Milton Doyle, the 6’4” Loyola Chicago point guard in Nets training camp, is not unused to overcoming challenges. A Chicago high school star, Doyle was recruited by Kansas and spent a summer in Lawrence before deciding to return to his hometown and enroll at Loyola. Under NCAA rules, he had to sit out a year.
Not a problem. He was named Missouri Valley Conference (MVC) Freshman and Newcomer of the Year in 2014. Then, his sophomore year Doyle had one injury after another, followed by a “sluggish performance” his junior year, as the Loyola student newspaper described it this week. Last season, he was back on his game and earned first team All-MVC honors.
Making it to the next level wasn’t easy. Like many marginal NBA prospects, Doyle played in the Portsmouth Invitational Tournament this April and although his numbers weren’t stellar, he got noticed. Eight teams agreed to work him out but only one, the Nets offered him a summer league contract.
The Nets had roster guards and wings on the roster in Las Vegas —Isaiah Whitehead, Spencer Dinwiddie and Archie Goodwin — plus Jeremy Senglin, who the Nets had given a small guarantee.
Despite that, Doyle played well, averaging 10.5 points 3.5 rebounds and 1.5 assists, showing some defensive skills along the way. His performance was good enough to get him a training camp invite and a small guarantee.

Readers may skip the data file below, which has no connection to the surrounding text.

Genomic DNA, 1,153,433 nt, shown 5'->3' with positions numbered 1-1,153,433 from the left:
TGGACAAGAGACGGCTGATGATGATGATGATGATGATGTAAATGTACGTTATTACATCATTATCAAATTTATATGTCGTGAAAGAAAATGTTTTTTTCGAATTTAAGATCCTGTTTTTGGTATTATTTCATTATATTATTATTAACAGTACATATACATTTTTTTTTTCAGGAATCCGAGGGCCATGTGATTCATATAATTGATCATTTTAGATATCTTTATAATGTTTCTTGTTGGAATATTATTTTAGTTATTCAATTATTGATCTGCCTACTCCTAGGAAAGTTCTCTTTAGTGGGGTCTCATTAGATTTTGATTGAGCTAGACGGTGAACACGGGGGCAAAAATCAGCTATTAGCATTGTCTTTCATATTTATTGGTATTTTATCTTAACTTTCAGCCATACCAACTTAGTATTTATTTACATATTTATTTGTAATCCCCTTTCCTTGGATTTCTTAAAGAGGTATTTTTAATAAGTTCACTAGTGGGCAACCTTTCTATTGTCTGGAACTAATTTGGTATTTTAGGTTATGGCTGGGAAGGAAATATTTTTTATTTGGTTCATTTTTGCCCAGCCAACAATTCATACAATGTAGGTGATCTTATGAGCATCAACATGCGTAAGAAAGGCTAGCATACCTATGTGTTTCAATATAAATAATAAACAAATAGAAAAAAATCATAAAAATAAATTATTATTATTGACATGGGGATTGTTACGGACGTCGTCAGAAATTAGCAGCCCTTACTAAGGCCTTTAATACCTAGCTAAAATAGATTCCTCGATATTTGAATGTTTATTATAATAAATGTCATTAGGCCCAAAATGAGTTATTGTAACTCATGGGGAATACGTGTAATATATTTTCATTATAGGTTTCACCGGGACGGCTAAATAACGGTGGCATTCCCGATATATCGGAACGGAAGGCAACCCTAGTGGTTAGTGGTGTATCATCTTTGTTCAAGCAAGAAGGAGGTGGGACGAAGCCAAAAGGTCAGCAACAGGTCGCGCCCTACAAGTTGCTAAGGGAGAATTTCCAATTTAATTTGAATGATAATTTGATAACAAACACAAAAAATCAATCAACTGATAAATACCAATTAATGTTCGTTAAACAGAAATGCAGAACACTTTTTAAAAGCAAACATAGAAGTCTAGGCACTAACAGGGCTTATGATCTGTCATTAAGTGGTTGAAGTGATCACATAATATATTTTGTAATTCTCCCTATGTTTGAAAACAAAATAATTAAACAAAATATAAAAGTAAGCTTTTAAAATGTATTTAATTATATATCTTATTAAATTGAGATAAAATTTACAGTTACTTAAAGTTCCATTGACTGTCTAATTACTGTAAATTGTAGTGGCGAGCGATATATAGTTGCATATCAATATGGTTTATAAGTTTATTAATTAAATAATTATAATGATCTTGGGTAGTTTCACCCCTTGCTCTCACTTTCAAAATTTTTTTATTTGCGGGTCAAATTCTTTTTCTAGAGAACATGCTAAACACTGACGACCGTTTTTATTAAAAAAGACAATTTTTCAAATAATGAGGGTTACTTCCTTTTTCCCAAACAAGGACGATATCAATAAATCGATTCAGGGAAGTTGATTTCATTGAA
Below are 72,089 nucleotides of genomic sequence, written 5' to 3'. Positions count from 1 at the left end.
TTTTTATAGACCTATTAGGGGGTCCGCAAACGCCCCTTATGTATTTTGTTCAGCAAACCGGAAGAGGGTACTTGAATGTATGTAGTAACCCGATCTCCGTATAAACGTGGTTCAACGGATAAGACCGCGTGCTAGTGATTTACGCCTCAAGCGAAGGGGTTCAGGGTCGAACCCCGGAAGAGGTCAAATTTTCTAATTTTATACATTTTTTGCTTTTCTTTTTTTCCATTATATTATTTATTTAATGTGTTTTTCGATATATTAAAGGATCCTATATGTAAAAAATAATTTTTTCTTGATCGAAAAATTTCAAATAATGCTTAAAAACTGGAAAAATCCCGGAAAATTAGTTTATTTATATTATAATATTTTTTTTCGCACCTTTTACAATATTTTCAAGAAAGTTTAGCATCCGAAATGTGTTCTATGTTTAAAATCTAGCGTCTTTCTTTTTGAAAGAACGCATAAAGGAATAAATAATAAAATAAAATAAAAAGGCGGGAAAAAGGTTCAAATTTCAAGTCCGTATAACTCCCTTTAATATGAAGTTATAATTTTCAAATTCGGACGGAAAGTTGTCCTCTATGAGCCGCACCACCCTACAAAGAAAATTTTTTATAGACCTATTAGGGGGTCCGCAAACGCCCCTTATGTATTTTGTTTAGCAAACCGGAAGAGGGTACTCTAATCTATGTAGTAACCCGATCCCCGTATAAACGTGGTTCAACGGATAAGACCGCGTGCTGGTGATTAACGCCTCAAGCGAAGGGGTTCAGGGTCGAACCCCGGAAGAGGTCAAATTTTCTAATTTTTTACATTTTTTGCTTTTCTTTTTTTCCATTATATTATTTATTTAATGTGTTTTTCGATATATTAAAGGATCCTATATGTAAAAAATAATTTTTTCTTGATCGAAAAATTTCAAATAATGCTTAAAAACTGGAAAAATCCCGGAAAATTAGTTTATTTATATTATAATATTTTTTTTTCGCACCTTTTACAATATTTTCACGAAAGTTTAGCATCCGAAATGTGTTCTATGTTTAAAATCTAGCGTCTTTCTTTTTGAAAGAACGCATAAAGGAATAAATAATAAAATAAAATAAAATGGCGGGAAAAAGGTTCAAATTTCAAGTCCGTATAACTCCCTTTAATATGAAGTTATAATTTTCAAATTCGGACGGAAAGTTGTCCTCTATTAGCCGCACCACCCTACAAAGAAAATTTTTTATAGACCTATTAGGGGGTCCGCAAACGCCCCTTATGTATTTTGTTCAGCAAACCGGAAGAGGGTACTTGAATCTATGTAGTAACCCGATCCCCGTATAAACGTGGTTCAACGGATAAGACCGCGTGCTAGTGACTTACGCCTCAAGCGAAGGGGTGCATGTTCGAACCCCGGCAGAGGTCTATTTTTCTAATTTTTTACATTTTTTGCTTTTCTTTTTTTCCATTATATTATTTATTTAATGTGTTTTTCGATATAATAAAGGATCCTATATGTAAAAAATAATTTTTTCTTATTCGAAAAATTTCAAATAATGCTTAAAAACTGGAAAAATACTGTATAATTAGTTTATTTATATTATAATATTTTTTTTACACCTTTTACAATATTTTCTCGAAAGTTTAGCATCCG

Doyle said he knew about the deal roughly two weeks when the team played the Lakers in the Nets final summer league game on July 15. It wasn’t announced until August 4, when the Nets announced they had signed him and Senglin.
“There was an offer on the table before we played the Lakers,” Doyle said. “They had to wait on a few things to go through and it was a big process, so that’s why it took so long to get released.”
The Nets, with a surplus of guards, waived Goodwin, who’s actually younger than Doyle.
Can he make the final roster? He thinks he can, as does his agent, Keith Kreiter who’s also Yogi Ferrell’s agent. Doyle told the Loyola Phoenix he has to wait until after training camp in September to find out whether or not he earned an NBA contract or a two-way deal, meaning he’d split time between the NBA and the G-League. The Nets have signed Yakuba Ouattara, another 6’4” guard, and Jacob Wiley, a 6’7” power forward, to two-day deals.
“It’s just a chance that I will possibly be on the roster,” Doyle said. “Everything’s still up in the air right now.”
As noted, none of that has stopped Doyle in the past.
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